9 Apr 2011

Wine of the week

I have now lost count of the wines that I have named "wine of the week" in the 6 months since I started this blog. I know for sure that it has not been every week, but I have tried to keep this going as a fairly regular column, and I do taste a lot of wines, so there are many candidates!

Anyway, I will only make a post when I find a wine to be particularly good, and to merit its place at whatever price, but always linked to the quality it delivers for that price. Talking of which, this weeks wine is rather expensive for its appellation (Anjou), but it is very good, so one cannot really quibble at the price, since if one put it alongside other dry white wines (to which category it belongs) at similar price levels it should show up very well.

 Les Noëls de Montbenault, Chenin 2009, (vin de France / Anjou blanc, from the Loire)

There seems to be some confusion as to the appellation of this wine, meaning its administrative designation. I bought it in a shop in Paris that sells it under the simple designation "Vin de France",  which could indicate that it did not officially receive its appellation for some silly reason. Yet I have also seen it on sale under the "Anjou" designation, which is indeed the geographical region from which it comes. Who cares, except that this may make it a little more complicated to find in a shop or on a wine list.

Its label is banal and the name of the the cuvée is hard to remember and far too long. But the proof of the pudding is always in the eating!

The main thing it that the wine is very good. It is made entirely from the chenin blanc grape, and it comes from the left bank of the Loire region near Angers. The producer's name is Richard Leroy.

tasting notes
This is a fairly powerful but perfectly dry white wine whose keen acidity just underscores its ripe citrus and tropical fruit flavours. It thus manages to be both full of flavours and very refreshing. It is one of the best wines of its type that I have come across for some time, and it is well worth its price range (20/25 euros in France, according to the retailer).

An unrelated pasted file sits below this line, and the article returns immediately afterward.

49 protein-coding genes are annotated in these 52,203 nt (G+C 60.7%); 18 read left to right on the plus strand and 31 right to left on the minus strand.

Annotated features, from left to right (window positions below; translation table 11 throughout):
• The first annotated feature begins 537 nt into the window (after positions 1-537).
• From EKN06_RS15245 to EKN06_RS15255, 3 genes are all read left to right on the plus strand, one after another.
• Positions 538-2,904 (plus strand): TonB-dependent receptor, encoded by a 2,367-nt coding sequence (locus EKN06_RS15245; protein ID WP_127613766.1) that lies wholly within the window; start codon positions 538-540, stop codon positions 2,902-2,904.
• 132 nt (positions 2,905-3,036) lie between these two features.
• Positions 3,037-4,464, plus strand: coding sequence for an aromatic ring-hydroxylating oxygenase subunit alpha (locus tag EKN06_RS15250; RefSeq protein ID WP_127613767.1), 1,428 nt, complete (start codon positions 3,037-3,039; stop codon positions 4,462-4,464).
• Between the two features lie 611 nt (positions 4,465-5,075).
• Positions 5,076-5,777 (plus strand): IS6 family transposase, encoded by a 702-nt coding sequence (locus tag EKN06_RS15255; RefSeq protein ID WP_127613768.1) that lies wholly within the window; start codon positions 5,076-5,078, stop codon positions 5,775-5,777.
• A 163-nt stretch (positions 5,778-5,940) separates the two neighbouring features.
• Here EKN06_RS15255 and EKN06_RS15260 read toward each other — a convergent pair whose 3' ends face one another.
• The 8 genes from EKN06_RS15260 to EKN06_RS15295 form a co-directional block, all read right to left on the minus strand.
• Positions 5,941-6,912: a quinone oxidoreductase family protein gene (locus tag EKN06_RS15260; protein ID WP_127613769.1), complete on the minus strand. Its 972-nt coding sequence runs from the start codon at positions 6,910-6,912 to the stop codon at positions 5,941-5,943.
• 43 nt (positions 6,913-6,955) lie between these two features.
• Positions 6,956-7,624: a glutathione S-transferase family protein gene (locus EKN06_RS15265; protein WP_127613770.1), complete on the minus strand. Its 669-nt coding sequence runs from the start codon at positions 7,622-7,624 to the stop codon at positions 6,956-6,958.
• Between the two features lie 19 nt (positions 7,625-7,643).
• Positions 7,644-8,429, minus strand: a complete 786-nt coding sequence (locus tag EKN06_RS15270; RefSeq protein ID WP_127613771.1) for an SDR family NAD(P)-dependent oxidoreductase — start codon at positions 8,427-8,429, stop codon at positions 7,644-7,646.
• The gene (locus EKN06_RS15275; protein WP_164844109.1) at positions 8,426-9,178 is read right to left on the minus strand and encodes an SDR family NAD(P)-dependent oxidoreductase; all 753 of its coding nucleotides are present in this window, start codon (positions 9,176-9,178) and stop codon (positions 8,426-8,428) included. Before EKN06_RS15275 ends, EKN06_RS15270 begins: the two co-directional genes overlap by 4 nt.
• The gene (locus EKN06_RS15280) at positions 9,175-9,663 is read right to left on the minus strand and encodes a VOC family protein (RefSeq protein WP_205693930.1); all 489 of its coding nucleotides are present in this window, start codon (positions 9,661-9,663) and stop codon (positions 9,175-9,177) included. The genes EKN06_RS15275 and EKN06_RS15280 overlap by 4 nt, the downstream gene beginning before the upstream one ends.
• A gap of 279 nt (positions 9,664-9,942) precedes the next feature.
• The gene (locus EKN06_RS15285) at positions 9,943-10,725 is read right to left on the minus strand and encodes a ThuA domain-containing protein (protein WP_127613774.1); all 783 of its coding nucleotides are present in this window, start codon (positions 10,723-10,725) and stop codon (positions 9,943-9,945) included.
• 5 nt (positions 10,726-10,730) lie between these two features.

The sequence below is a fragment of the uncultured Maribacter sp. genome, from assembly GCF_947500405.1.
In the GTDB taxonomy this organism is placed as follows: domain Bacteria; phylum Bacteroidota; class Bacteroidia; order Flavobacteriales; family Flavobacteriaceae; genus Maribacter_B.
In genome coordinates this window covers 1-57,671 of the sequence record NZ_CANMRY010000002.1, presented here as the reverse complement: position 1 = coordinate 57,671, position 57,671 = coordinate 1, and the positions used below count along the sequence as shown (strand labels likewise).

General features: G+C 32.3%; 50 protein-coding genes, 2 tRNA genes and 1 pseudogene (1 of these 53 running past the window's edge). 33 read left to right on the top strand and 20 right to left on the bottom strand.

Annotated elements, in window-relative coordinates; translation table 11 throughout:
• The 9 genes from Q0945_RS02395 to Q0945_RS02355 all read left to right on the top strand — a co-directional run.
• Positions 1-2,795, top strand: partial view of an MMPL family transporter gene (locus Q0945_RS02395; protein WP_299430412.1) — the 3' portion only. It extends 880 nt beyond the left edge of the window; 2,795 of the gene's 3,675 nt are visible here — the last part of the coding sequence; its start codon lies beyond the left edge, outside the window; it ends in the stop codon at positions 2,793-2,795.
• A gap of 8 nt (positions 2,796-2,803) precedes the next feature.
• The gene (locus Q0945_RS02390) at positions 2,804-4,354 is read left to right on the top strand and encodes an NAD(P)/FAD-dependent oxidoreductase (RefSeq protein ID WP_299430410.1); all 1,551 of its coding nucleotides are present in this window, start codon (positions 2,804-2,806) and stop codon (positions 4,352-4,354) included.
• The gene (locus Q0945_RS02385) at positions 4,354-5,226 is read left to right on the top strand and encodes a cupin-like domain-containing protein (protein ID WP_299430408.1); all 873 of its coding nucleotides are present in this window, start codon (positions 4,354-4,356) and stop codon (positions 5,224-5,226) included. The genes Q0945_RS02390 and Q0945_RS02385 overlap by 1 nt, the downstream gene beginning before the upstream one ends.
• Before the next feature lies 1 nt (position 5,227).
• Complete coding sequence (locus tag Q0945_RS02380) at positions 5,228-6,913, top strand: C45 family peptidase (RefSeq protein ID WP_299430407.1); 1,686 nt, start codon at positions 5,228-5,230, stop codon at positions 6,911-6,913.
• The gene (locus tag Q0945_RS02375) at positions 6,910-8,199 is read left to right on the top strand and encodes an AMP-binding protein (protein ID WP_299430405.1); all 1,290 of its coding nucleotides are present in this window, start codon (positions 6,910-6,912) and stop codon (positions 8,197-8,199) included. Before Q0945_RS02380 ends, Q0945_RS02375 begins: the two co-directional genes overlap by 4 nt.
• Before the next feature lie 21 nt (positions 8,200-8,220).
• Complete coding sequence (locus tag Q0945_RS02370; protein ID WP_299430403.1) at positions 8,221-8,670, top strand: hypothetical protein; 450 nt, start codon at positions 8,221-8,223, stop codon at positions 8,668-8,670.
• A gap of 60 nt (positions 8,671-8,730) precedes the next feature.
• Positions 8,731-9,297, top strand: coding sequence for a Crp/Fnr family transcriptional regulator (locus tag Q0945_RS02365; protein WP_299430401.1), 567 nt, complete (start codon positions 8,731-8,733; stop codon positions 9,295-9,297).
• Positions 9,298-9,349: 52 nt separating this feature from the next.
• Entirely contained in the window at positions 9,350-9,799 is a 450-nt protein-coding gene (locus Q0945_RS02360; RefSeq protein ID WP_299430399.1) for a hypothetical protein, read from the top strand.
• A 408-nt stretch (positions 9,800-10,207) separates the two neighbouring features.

Here are links to two retailers who may have the wine in stock:



  1. You are right, if you decide to be called « Anjou », you are NOT a « Vin de France » (VDF), ... on pure administrative criteria, that is. I reckon you’ll find more and more “Vins de France “ in the years to come. Reason is simple: a lot if producers are fed up with the silliness of the Appellations system, and its constant changes. In the past, you had to resort to “Vin de Table” which, while highly appreciated in Italy (Vino da Tavola), conveyed some bad vibes in France. Now, VDF sounds good and implies: you can (not compulsory) add a vintage, you can categorize the variety, you may bottle whenever you want, you don’t need a tasting committee to grant you an agreement/label, there is no formal official analysis and ... you don’t pay the fee to the local “conseil interprofessionnel” - an added nuisance in most cases.
    There are two draw-backs, though: the upper limit in alcoholic content is 15 vol % and the bank will value your stock at a very low level indeed, irrespectively of your retail, let alone export, prices!
    As far as my humble estate is concerned, I will from now on keep “appellation” for my fortified wines (for fiscal reasons and also because I’m convinced of the superiority of “Maury”) and only for those red wines I could not keep below 15°. All the rest, including my beloved 88 year old carignan, will become VDF.

  2. French winegrowers don't produce wine now, they produce assets. Tax material. Sugar is transformed into alcohol and taxes.